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Clinic open for business despite anti-abortion rally - The Clarion-Ledger

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Clinic open for business despite anti-abortion rally
By Leah Rupp
leah.rupp@jackson.gannett.com
And Jimmie E. Gates
jgates@clarionledger.com
Barbara Gauntt/The Clarion-Ledger

For the first time since anti-abortion activists began amassing in Jackson, the state's only abortion provider was open Wednesday for business while protesters rallied outside.

The Jackson Women's Health Organization clinic, located at 2903 N. State St., has opened its doors this week at 6:30 a.m. and closed by 9 a.m. to try to avoid the protesters, said Susan Hill, president of the Raleigh, North Carolina-based National Women's Health Organization, which owns the clinic.

Members of the anti-abortion group Operation Save America arrived before the clinic shut down for the day Wednesday.

Groups on both sides of the issue mingled peacefully on the sidewalks near the clinic.

McCoy Faulkner of Raleigh, N.C., a security consultant for the National Women's Health Organization, said demonstrators verbally abused patients and staff as they entered and exited the clinic. Faulkner has been on the scene every day to videotape the protest for the clinic's record.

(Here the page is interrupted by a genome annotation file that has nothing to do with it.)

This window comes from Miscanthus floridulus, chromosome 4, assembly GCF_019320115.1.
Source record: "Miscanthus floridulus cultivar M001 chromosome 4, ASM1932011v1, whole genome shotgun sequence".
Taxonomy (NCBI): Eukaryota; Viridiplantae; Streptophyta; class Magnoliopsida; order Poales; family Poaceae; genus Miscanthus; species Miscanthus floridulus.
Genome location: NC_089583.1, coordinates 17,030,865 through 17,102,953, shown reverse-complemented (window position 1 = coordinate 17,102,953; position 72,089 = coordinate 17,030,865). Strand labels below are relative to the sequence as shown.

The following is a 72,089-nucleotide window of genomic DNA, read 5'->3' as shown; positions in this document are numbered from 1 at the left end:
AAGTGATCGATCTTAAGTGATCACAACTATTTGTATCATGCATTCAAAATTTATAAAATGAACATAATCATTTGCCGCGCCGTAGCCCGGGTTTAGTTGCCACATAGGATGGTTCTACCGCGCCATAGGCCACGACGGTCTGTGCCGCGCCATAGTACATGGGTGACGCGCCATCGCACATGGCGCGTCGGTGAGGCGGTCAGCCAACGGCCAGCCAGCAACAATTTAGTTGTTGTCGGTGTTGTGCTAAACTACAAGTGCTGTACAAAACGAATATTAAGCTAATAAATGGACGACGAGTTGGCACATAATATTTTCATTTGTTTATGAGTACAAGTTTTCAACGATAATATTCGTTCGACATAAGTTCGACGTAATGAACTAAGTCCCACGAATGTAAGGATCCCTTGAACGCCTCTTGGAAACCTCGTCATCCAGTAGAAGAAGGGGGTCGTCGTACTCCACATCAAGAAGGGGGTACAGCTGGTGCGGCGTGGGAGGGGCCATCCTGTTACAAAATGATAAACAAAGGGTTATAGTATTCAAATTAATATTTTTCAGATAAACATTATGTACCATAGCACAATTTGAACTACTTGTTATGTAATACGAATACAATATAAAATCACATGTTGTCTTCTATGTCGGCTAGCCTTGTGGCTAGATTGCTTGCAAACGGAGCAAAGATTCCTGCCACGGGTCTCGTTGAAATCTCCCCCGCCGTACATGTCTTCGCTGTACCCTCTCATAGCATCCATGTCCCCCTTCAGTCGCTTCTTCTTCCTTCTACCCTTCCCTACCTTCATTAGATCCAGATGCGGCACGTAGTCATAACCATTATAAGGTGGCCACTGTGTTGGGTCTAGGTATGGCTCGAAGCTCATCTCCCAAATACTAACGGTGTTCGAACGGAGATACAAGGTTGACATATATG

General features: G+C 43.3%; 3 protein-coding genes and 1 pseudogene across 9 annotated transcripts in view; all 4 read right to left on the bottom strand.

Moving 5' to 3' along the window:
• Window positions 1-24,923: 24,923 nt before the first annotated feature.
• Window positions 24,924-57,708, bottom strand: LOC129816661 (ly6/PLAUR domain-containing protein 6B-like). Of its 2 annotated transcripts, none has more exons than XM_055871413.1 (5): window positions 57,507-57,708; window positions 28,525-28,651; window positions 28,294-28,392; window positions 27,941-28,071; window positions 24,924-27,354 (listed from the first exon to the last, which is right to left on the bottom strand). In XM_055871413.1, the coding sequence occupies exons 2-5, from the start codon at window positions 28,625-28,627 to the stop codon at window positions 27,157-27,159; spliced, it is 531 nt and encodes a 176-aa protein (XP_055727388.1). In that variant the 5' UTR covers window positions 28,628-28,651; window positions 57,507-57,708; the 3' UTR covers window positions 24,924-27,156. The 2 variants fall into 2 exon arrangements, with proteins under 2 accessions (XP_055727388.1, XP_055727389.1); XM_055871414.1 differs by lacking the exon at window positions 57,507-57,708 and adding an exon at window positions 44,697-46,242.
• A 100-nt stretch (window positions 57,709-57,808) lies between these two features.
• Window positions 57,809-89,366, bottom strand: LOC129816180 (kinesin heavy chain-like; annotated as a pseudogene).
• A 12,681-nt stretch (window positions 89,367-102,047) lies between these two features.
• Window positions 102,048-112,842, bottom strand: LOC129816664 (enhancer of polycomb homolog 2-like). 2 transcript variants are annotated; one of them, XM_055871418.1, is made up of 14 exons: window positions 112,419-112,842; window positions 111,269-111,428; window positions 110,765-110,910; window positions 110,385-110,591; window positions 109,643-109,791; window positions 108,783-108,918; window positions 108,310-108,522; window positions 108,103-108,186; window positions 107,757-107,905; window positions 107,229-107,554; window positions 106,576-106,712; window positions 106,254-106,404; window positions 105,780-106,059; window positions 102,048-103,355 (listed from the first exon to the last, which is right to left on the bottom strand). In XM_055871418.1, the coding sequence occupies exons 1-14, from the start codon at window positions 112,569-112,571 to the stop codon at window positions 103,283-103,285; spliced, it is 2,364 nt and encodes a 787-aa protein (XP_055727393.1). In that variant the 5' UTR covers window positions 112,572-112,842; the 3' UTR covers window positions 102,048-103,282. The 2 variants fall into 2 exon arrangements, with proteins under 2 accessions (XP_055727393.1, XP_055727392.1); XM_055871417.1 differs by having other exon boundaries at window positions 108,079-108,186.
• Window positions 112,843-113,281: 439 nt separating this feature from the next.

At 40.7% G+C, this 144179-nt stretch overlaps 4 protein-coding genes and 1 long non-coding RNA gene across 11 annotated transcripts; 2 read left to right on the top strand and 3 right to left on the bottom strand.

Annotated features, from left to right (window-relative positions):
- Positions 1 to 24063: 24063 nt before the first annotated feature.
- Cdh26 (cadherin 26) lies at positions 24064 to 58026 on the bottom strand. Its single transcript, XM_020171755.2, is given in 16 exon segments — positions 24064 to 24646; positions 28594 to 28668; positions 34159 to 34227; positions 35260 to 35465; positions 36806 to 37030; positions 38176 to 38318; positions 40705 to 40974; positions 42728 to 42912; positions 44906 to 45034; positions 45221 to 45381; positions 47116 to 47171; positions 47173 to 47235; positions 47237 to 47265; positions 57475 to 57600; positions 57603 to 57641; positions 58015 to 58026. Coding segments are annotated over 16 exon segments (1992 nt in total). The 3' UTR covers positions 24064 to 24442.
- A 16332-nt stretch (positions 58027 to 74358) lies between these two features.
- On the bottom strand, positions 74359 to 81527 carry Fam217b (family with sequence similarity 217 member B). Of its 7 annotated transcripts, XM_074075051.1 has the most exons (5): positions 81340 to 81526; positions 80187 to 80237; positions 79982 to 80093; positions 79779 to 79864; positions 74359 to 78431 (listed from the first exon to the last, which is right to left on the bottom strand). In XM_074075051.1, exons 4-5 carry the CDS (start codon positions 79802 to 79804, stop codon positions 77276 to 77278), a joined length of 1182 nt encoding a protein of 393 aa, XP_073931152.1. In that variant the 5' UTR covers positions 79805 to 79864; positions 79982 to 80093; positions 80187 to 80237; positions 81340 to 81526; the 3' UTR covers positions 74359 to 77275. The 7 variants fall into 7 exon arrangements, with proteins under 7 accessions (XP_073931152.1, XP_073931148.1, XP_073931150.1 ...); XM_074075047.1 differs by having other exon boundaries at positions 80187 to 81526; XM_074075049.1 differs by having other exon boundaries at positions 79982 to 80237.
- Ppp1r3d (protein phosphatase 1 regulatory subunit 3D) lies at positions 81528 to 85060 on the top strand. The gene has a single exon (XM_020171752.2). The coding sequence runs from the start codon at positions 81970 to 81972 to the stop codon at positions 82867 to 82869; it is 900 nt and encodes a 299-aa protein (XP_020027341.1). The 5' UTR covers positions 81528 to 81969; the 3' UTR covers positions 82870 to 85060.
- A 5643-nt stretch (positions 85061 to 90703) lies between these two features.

"We just share the gospel of Christ, and to a lot of people the gospel of Christ becomes offensive," said the Rev. Flip Benham, director of Operation Save America.

The Jackson Women's Health Organization became the last abortion provider in Mississippi two years ago. It sees roughly 4,000 women a year, Hill said.

"We knew it was coming," Hill said of the scheduled eight-day protest that began Saturday in Jackson. "We just want to stay quiet and do our work and not get into a scuffle with anyone."

A city permit issued to Operation Save America limits the protest to 7 a.m. to 5 p.m., six people and only on the sidewalk on the side of the clinic. The group has exceeded the limits every day.

Also Wednesday, members of Operation Save America fanned out in small groups to 23 locations in the metro area, which Benham said represent "the gates of hell" and areas of influence. The Clarion-Ledger was one of the locations.

Instead of their normal midday rally, anti-abortion protesters gathered at noon in Smith Park for lunch. Pedestrians and other downtown workers seemed oblivious to the group.

Charlene Toten of Magee, a downtown worker, said of both sides, "It's freedom of speech. People ought to be able to voice their opinion as long as it is done in a rational and calm manner."

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